Seductive and body hugging, the Delphos gown debuted in 1909 with a simplicity and timelessness that has made it permanently up to date. Created in Venice by Mariano Fortuny in collaboration with his wife Henriette Nigrin, it was inspired by the Greek statue of the Charioteer of Delphi whose tunic comprised deep vertical folds.
The ingenious fine pleating and dying processes created by the Fortunys, remains a tantalising mystery, one that they have taken to their graves. It is believed the pleating was secured by hand stitching rows of small folds together, the fabric then was heat set and the stitching removed later.
The garments were closed by means of hidden pulleys, involving lacing. The edges were finished off with strings of small Venetian beads that worked as ornaments and weights to hold the dress down, giving it its distinctive drape.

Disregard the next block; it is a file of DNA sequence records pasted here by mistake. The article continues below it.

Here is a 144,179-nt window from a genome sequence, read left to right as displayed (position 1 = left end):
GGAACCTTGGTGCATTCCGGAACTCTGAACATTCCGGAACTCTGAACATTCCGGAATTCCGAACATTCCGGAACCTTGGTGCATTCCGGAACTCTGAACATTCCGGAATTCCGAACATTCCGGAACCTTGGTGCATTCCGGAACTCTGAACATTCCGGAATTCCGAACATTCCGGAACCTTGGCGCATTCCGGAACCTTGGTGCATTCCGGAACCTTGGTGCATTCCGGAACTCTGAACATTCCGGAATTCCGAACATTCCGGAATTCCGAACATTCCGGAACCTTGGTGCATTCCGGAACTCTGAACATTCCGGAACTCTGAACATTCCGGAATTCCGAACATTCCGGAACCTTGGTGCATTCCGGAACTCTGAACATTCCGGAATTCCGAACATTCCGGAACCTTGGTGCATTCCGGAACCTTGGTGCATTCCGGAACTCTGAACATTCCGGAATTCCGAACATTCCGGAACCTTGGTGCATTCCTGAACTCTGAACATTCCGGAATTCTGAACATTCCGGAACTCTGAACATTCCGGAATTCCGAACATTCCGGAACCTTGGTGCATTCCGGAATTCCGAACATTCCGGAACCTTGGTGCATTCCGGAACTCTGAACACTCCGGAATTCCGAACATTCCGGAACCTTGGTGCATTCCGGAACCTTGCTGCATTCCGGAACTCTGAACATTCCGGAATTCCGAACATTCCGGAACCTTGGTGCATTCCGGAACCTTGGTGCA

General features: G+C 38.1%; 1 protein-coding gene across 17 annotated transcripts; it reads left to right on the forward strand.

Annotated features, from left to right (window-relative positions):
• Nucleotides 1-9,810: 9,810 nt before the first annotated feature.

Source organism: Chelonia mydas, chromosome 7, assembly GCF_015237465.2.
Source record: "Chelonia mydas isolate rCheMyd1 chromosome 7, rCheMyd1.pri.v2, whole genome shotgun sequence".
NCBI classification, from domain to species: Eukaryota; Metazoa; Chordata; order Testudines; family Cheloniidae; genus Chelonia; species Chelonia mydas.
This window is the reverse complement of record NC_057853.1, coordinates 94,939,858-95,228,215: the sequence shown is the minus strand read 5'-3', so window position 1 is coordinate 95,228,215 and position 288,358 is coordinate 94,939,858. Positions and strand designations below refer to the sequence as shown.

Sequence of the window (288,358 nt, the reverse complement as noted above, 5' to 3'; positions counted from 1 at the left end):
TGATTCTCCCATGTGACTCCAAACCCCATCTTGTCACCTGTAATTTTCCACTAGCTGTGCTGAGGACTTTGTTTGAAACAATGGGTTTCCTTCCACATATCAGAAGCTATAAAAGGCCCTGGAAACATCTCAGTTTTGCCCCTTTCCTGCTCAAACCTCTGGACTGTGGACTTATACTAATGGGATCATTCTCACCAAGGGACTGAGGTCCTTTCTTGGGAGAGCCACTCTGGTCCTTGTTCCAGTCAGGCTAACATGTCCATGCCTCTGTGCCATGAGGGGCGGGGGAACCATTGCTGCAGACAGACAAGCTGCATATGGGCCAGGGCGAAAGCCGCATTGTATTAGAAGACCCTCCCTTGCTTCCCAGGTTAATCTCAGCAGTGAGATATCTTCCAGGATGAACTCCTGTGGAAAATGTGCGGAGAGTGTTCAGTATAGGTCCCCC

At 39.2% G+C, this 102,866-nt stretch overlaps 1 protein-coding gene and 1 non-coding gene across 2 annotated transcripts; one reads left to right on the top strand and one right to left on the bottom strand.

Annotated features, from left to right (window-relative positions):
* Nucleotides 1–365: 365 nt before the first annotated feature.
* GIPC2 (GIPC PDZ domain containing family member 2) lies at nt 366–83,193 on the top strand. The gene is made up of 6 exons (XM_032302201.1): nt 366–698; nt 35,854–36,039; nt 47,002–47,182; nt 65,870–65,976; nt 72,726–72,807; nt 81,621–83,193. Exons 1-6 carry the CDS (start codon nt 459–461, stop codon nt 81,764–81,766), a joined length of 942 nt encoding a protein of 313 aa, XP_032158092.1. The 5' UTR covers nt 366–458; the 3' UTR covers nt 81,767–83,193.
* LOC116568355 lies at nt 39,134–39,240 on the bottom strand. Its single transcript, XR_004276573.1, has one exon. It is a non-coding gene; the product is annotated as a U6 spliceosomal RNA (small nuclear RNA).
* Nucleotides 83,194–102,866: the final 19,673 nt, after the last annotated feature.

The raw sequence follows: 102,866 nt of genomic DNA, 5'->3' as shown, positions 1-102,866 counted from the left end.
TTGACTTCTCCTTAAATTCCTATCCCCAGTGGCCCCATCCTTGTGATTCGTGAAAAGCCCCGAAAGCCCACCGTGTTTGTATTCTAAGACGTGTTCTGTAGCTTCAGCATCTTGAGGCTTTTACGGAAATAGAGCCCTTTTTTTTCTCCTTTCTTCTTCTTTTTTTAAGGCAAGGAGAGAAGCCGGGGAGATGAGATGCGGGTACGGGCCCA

These exquisite creations quivered with light, their liquid colours forming a blend of style, mystery and sophistication.
The gowns first gained notoriety when adopted by Sarah Bernhardt and dancer Isadora Duncan and before long they were eagerly sort by elite Americans. The age of opulent ocean liners and the desire to make a grand entrance provided the perfect setting.
The wardrobe master for the much acclaimed Downton Abbey’ television series, was afforded the use of a handful of Fortuny designed pieces that included an original Delphos gown worn my Lady Mary to stunning effect.
Like fine works of art, these dresses have become the most incredibly desirable. They exist in museums, art collections and closets of the most stylish and wealthy women in the world.
Seductive and elegant, these magnificent gowns remain timeless in their classical beauty.